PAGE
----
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USPS Star Calendar for 29 September-5 October 30 September 2013

Posted by amedalen in October 2013, September 2013.
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30 Sep    This morning, Mars is 1 fist-width to the moon’s lower left, and Regulus is 1 fist-width to Mars’ lower left. The moon is about 20 percent illuminated.

1 Oct    Low in the east at first light, magnitude 1.3 Regulus is 3 finger-widths to the moon’s left, and magnitude 1.6 Mars is 4 finger-widths to its upper left. Less than 20 percent of the moon’s surface is illuminated.

2 Oct    Regulus and Mars are above the moon, low in the east before dawn.

5 Oct    New moon at 0033 UT

USPS Star Calendar for 22-28 September 15 September 2013

Posted by amedalen in September 2013.
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22 Sep    Today marks the first day of fall, the autumnal equinox, as the sun crosses the celestial equator into the Southern Hemisphere.

23 Sep    Using binoculars, look for the Pleiades Cluster 3 finger-widths to the moon’s upper left this evening.

24 Sep    High in the southwest before dawn, the Pleiades Cluster is 3 finger-widths to the moon’s upper right, and Aldebaran is less than 1 fist-width to the left.

25 Sep    In the south before dawn, bright magnitude 1.1 Aldebaran is 2 finger-widths to the moon’s lower right. To the moon’s lower left, Orion the Mighty Hunter dominates the southern sky.

26 Sep    Rising shortly after midnight, the first-quarter moon is high in the south before dawn, midway between Jupiter to the lower left and Aldebaran to the upper right. The brightest star in Orion, magnitude 0.6 Betelgeuse, is 1 fist-width below the moon.

27 Sep    Magnitude 1.9 Alhena, in the constellation Gemini, is 1 finger-width below the moon in the pre-dawn sky. The Twins, Pollux and Castor, are nearly 2 fist-widths to the left. Jupiter is 1 fist-width to the moon’s lower left. The moon is at apogee, 63.39 Earth-radii (251,000 miles) away. Last-quarter moon at 0355 UT

28 Sep    The moon is between magnitude –2.2 Jupiter, 3 finger-widths to the upper left, and magnitude 0.5 Procyon, a little more than 1 fist-width to the lower right.

USPS Star Calendar for 15-21 September 8 September 2013

Posted by amedalen in September 2013.
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15 Sep    In the early evening, look 2½ fist-widths above the moon to find magnitude 0.9 Altair in the constellation Aquila, the Eagle. The moon is at perigee, 56.7 Earth-radii (228,000 miles) away.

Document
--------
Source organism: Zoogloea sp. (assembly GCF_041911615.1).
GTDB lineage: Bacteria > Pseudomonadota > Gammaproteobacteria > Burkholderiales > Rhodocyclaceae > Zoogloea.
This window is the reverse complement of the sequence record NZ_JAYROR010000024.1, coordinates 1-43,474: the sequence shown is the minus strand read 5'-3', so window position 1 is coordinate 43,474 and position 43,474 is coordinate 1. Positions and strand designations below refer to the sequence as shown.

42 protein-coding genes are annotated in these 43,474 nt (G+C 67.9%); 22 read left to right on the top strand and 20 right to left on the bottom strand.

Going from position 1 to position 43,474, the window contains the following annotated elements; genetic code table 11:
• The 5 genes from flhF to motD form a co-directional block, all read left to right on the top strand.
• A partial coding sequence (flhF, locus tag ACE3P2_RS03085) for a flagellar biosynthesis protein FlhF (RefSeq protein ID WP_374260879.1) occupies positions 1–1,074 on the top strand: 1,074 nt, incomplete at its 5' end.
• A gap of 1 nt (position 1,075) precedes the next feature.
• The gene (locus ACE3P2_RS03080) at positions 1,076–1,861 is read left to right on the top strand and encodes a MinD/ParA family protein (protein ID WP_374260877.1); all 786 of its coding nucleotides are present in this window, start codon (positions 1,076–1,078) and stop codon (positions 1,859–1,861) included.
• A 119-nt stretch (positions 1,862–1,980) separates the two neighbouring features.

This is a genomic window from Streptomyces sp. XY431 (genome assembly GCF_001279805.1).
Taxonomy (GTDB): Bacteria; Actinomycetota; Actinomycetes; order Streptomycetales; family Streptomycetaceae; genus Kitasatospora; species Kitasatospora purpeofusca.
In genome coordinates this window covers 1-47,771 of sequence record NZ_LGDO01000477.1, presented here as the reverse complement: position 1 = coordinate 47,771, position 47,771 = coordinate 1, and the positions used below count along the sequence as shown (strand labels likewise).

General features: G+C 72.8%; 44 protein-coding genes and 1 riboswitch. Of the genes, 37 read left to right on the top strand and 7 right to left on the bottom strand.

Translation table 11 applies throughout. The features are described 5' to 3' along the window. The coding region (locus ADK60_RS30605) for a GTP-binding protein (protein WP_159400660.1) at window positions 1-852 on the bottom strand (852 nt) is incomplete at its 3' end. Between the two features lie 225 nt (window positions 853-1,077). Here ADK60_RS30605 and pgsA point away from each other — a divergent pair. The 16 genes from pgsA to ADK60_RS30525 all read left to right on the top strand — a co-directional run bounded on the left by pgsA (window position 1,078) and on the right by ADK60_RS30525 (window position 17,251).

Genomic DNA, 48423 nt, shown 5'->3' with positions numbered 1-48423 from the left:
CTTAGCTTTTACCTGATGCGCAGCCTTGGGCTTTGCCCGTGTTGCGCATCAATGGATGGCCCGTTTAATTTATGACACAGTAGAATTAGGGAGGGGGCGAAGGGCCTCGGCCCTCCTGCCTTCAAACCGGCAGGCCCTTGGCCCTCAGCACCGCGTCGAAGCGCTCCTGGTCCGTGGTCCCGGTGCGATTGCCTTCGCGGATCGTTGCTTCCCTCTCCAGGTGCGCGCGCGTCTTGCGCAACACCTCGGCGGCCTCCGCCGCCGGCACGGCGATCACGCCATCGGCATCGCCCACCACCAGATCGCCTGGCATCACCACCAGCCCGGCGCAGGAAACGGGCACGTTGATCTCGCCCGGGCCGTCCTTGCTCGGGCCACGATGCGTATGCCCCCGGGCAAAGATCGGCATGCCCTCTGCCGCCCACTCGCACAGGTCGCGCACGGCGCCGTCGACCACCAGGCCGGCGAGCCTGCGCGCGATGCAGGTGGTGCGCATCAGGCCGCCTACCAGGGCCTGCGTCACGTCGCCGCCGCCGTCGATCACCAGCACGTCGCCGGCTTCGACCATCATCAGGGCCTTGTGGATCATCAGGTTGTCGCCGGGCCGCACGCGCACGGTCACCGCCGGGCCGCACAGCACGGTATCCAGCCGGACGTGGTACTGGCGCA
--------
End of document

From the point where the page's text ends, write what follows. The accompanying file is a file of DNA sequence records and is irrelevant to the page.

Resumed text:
16 Sep    Using binoculars, look for Saturn 2 finger-widths above Venus low in the west at dusk. Venus pulls to Saturn’s left over the next few nights.

17 Sep    The nearly full moon is more than 90 percent illuminated and rises a little more than an hour before sunset.

19 Sep    The full moon (1113 UT) closest to the autumnal equinox is called the Harvest Moon.

20 Sep    Rising a half hour after sunset, the moon is high in the southeast by midnight and still appears full.

USPS Star Calendar for 8-14 September 1 September 2013

Posted by amedalen in September 2013.
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8 Sep    Venus is now to Spica’s upper left, and the thin waxing crescent moon is less than 1 finger-width to Venus’ left. All three occupy a 1½-finger-width diameter circle.

9 Sep    Magnitude 0.7 Saturn is 3 finger-widths to the moon’s right. Less than 20 percent of the moon’s surface is illuminated.

11 Sep    The moon is 3 finger-widths above Antares, the red-orange heart of Scorpius.

12 Sep    First-quarter moon at 1708 UT

13 Sep    The waxing gibbous moon is above the Teapot constellation Sagittarius. 

USPS Star Calendar for 1-7 September 25 August 2013

Posted by amedalen in September 2013.
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1 Sep    In the east before dawn, the waning crescent moon stands between the Gemini Twins, 1 fist-width to the upper left, and Procyon, the same distance to the lower right. Brilliant magnitude –2.0 Jupiter is 1 fist-width directly above the moon. Less than 20 percent of the moon’s surface is illuminated. The equation of time is zero.

2 Sep    Mars is 3 finger-widths to the slivered moon’s upper left before dawn.

3 Sep    Only two days from new, the moon, about 5 percent illuminated, rises less than two hours before the sun.

5 Sep    Low in the west at dusk, the first light you see is magnitude –4.0 Venus, followed by magnitude 0.7 Saturn, 1 fist-width to the upper left, and magnitude 1.2 Spica, less than 1 finger-width to Venus’ lower left. New moon at 1136 UT

7 Sep    Only a few days old, the moon sets soon after the sun, making stargazing easier. Ursa Major, the Big Dipper, sits a little left of north with its handle pointing to the upper left. The pointer stars at the end of the bucket point toward Polaris, less than 3 fist-widths to the upper right. Looking to the right (east), you can easily make out Cassiopeia, the Lazy W constellation. Turning farther right, now facing south, you can see the Summer Triangle to Cassiopeia’s upper right. Sagittarius and Scorpius are easy to spot near the horizon. Finishing the turn, now facing west, you can see Arcturus, the bright star in the middle of the sky.